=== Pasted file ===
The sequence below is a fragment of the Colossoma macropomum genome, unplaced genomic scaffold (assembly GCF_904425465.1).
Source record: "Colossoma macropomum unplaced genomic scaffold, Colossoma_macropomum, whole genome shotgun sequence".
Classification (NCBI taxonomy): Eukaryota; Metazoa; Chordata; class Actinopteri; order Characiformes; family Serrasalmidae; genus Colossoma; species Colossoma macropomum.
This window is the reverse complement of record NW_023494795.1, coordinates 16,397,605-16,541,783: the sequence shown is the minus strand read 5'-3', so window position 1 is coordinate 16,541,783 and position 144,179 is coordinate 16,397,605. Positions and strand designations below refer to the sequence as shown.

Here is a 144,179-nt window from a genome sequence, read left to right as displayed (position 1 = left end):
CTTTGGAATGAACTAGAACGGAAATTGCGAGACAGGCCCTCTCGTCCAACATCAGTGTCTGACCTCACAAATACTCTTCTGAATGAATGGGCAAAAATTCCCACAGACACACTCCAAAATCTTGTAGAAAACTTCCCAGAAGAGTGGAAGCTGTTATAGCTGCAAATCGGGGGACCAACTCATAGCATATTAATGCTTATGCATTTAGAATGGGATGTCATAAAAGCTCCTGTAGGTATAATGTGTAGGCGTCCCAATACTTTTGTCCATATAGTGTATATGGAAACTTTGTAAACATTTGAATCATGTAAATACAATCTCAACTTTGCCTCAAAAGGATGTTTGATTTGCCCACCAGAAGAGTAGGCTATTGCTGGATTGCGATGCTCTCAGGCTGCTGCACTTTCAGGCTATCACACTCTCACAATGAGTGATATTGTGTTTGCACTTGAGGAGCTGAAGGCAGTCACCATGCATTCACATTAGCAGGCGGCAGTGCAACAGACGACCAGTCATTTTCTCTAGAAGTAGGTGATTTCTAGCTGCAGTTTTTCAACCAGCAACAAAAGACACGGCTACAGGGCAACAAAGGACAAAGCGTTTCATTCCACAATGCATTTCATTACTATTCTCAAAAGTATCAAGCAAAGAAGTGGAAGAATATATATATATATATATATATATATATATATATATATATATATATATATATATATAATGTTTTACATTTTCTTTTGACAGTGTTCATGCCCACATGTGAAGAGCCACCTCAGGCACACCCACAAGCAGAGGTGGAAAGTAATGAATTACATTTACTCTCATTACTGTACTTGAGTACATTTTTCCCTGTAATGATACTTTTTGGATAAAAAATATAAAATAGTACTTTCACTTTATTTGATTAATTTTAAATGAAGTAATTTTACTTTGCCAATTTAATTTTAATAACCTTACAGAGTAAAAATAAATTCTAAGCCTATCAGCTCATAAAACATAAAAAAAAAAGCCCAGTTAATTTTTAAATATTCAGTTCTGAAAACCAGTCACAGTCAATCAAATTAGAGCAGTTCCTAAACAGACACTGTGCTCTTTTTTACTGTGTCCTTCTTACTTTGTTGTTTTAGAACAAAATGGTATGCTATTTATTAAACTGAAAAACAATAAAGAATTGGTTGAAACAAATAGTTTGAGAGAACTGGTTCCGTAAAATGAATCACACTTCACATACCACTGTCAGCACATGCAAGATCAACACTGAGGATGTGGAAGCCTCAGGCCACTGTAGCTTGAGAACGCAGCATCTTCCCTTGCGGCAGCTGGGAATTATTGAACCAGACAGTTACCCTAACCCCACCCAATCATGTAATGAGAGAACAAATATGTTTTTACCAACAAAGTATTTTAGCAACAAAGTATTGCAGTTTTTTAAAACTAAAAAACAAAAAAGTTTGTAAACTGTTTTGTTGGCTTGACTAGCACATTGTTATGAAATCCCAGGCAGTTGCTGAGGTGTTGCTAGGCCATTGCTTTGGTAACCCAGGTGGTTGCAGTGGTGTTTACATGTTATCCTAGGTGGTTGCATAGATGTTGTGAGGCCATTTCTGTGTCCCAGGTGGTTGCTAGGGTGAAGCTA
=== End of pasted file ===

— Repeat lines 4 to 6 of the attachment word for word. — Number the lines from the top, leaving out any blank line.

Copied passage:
This window is the reverse complement of record NW_023494795.1, coordinates 16,397,605-16,541,783: the sequence shown is the minus strand read 5'-3', so window position 1 is coordinate 16,541,783 and position 144,179 is coordinate 16,397,605. Positions and strand designations below refer to the sequence as shown.

Here is a 144,179-nt window from a genome sequence, read left to right as displayed (position 1 = left end):
CTTTGGAATGAACTAGAACGGAAATTGCGAGACAGGCCCTCTCGTCCAACATCAGTGTCTGACCTCACAAATACTCTTCTGAATGAATGGGCAAAAATTCCCACAGACACACTCCAAAATCTTGTAGAAAACTTCCCAGAAGAGTGGAAGCTGTTATAGCTGCAAATCGGGGGACCAACTCATAGCATATTAATGCTTATGCATTTAGAATGGGATGTCATAAAAGCTCCTGTAGGTATAATGTGTAGGCGTCCCAATACTTTTGTCCATATAGTGTATATGGAAACTTTGTAAACATTTGAATCATGTAAATACAATCTCAACTTTGCCTCAAAAGGATGTTTGATTTGCCCACCAGAAGAGTAGGCTATTGCTGGATTGCGATGCTCTCAGGCTGCTGCACTTTCAGGCTATCACACTCTCACAATGAGTGATATTGTGTTTGCACTTGAGGAGCTGAAGGCAGTCACCATGCATTCACATTAGCAGGCGGCAGTGCAACAGACGACCAGTCATTTTCTCTAGAAGTAGGTGATTTCTAGCTGCAGTTTTTCAACCAGCAACAAAAGACACGGCTACAGGGCAACAAAGGACAAAGCGTTTCATTCCACAATGCATTTCATTACTATTCTCAAAAGTATCAAGCAAAGAAGTGGAAGAATATATATATATATATATATATATATATATATATATATATATATATATATATATATAATGTTTTACATTTTCTTTTGACAGTGTTCATGCCCACATGTGAAGAGCCACCTCAGGCACACCCACAAGCAGAGGTGGAAAGTAATGAATTACATTTACTCTCATTACTGTACTTGAGTACATTTTTCCCTGTAATGATACTTTTTGGATAAAAAATATAAAATAGTACTTTCACTTTATTTGATTAATTTTAAATGAAGTAATTTTACTTTGCCAATTTAATTTTAATAACCTTACAGAGTAAAAATAAATTCTAAGCCTATCAGCTCATAAAACATAAAAAAAAAAGCCCAGTTAATTTTTAAATATTCAGTTCTGAAAACCAGTCACAGTCAATCAAATTAGAGCAGTTCCTAAACAGACACTGTGCTCTTTTTTACTGTGTCCTTCTTACTTTGTTGTTTTAGAACAAAATGGTATGCTATTTATTAAACTGAAAAACAATAAAGAATTGGTTGAAACAAATAGTTTGAGAGAACTGGTTCCGTAAAATGAATCACACTTCACATACCACTGTCAGCACATGCAAGATCAACACTGAGGATGTGGAAGCCTCAGGCCACTGTAGCTTGAGAACGCAGCATCTTCCCTTGCGGCAGCTGGGAATTATTGAACCAGACAGTTACCCTAACCCCACCCAATCATGTAATGAGAGAACAAATATGTTTTTACCAACAAAGTATTTTAGCAACAAAGTATTGCAGTTTTTTAAAACTAAAAAACAAAAAAGTTTGTAAACTGTTTTGTTGGCTTGACTAGCACATTGTTATGAAATCCCAGGCAGTTGCTGAGGTGTTGCTAGGCCATTGCTTTGGTAACCCAGGTGGTTGCAGTGGTGTTTACATGTTATCCTAGGTGGTTGCATAGATGTTGTGAGGCCATTTCTGTGTCCCAGGTGGTTGCTAGGGTGAAGCTA